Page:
As we read a bit ago, Love is the Spirit of this Church. A colleague of mine once told me about a Unitarian Universalist congregation in the middle of this country. That congregation had established a tradition, in one Sunday service each year, of celebrating its status as a Welcoming Congregation – committed to actively affirming, welcoming, and including Gay, Lesbian, Bisexual, Transgender, and Queer folks. My colleague – a queer woman herself – tried to be both honest and kind when she explained that the service didn’t say much to her. It seemed to be more about celebrating for the straight members of the congregation than for really lifting up the voices of the GLBTQ folks it was ostensibly centered on. But then, one year on that particular Sunday, a guest in the pews stood up in the middle of the proceedings. The visitor apparently didn’t get the memo about what could be expected in a Unitarian Universalist congregation, and more to the point, didn’t have the manners to keep their peace or leave. Instead, the guest stood up and called out, “What is this, some kind of gay church?”

That was enough to silence the lay person at the microphone, and there was a brief hush in the sanctuary. Until someone else stood up. A long-time member of the congregation; older, straight, sort of taciturn, with a gruff personality. This is what they said, “Yes. This is a gay church. We have gay people here, and we love them like we love everybody else. If you don’t like that, you can leave. If you want to stay, then sit down.”

The principle that comes first and foremost for who we are as a congregation, how we treat one another, how we seek to treat ourselves, our planet, and all the people we share it with, is love. It is the spirit that suffuses every other element of our community. It is not passive, it is not meek; frequently it is the animating force that stirs us to action, that demands we take a side, intervene, challenge the way things are. Right at the start of his public career as a civil rights activist, during a speech in support of the Montgomery bus boycott, the Rev. Dr. Martin Luther King, Jr. said, “…justice is really love in calculation. Justice is love correcting that which revolts against love.”

Second line: And Service is its Law. A few of you have heard me tell a Christmas story from near the beginning of my own ministry, when I served a small, rural congregation in Western New York. I had begun my time there just after serving as a chaplain at the big hospital in the city an hour away, and one day I got a phone call from my former boss. In the chapel at the hospital there was a place where anyone who needed to could write out a prayer on slips of paper. The chaplains gathered up those slips every so often, and read them aloud – all at once – as a way of honoring the intentions and the hopes they expressed, before one of the staff took them home to bury them in her garden. They’d held the prayer reading earlier that day, and gotten one of a sort they very rarely receive. It was a prayer from a mother for her children and family, because Christmas was coming, and she had nothing to give them. And on that slip of paper, was her name and address. She lived in the same little town where my little congregation was.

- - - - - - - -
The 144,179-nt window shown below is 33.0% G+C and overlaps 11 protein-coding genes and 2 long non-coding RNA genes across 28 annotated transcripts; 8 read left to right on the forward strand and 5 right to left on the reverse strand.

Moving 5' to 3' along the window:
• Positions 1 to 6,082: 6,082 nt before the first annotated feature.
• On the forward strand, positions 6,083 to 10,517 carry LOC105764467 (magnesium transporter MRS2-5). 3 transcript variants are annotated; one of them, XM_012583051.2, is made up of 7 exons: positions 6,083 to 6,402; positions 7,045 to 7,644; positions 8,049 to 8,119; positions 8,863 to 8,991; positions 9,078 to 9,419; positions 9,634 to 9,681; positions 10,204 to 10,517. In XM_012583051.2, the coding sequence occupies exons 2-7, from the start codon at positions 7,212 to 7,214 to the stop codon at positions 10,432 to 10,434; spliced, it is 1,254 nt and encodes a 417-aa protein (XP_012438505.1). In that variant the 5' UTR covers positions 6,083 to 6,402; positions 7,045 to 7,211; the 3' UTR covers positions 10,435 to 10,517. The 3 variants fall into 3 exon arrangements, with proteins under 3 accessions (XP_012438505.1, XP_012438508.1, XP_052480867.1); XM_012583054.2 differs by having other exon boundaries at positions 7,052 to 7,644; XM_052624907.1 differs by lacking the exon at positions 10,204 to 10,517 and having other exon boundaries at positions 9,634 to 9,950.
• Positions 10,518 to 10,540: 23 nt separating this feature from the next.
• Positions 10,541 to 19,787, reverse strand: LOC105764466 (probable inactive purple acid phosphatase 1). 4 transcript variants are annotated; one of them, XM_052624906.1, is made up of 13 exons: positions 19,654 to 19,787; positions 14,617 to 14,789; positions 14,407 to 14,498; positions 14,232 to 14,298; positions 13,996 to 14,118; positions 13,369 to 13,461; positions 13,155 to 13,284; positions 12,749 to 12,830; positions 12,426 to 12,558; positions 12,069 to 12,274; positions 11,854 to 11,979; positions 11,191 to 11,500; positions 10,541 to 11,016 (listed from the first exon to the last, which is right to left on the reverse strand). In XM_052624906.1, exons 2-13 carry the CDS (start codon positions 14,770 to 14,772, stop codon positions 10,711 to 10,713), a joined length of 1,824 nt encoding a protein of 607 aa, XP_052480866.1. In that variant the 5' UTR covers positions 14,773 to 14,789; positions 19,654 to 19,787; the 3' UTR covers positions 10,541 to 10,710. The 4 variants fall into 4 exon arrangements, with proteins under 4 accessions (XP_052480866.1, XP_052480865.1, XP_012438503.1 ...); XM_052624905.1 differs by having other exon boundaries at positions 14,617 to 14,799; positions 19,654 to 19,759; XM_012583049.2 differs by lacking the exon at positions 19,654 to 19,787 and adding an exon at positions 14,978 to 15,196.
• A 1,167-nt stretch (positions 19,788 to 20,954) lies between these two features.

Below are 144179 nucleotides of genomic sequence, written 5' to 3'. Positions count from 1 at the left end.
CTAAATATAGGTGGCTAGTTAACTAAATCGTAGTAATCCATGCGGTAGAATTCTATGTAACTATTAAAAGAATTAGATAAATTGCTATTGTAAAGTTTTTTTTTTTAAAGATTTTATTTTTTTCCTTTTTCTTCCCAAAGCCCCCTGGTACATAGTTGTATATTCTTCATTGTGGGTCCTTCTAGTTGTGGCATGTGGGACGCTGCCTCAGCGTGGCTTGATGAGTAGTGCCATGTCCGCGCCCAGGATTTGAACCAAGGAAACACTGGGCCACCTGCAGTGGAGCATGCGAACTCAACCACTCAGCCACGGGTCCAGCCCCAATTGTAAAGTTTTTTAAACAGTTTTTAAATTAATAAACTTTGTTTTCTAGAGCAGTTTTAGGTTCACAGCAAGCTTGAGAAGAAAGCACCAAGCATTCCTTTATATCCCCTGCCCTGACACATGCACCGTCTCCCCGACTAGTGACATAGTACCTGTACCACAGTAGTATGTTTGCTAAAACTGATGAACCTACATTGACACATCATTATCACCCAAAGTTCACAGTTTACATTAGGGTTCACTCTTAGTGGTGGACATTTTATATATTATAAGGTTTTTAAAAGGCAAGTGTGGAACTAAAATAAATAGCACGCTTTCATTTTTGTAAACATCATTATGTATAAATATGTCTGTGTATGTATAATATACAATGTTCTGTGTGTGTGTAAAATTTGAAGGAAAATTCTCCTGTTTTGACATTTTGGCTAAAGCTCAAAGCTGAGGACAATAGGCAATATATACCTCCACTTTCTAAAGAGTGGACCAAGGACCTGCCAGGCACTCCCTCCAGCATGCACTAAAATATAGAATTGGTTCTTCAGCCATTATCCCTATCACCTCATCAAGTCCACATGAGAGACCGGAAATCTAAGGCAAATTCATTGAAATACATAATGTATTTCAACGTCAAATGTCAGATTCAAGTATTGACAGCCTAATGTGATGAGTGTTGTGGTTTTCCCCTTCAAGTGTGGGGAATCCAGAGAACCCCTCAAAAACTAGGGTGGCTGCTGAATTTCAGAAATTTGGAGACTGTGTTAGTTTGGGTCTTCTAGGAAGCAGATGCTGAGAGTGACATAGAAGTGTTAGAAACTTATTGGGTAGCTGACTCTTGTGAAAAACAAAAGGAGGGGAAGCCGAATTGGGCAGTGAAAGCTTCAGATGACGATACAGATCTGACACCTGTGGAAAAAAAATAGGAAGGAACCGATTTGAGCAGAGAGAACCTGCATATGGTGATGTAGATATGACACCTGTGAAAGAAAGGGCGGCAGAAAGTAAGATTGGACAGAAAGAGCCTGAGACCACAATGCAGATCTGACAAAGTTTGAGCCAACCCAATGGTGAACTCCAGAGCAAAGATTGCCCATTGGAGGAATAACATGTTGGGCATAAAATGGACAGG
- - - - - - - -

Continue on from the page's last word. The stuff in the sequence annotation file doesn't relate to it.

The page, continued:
I could not be in church that Sunday – I was only their part-time minister. But I called up a member of the leadership, and told him the situation; I didn’t give the name, of course, but I asked if he thought the congregation might want to make some response. That was all I could do; I left any decision up to them. What they did, was to take up a special collection that Sunday. The church saw 10-15 people in its pews on a good Sunday. Together they scraped together more money than would have made it into those collection plates in three months time. And so it was that I and the chair of the board, found ourselves waiting in her car the next night, outside the dark, empty house of a stranger, wondering how we were going to get this money to her if she was not home. And then a car pulled up, and the family got out, and nervously, we approached. We explained who we were, and what we were there for. The folks were confused, and then elated. They invited us into their home. The woman who had left that prayer in the hospital chapel began to talk about how we’d be seeing them in our church real soon. And this is what the board chair said to her, in response:

“We’d love to see you, of course. You’re welcome any time. But we’re not here tonight to get you to join us. We’re here because we had a chance to answer someone’s prayer. Thank you for giving us that opportunity.”

Law, at its best, gives form and shape to spirit. In fact, it can be the thing that returns us, again and again, to that spirit, when we would otherwise have lost track and sight of it.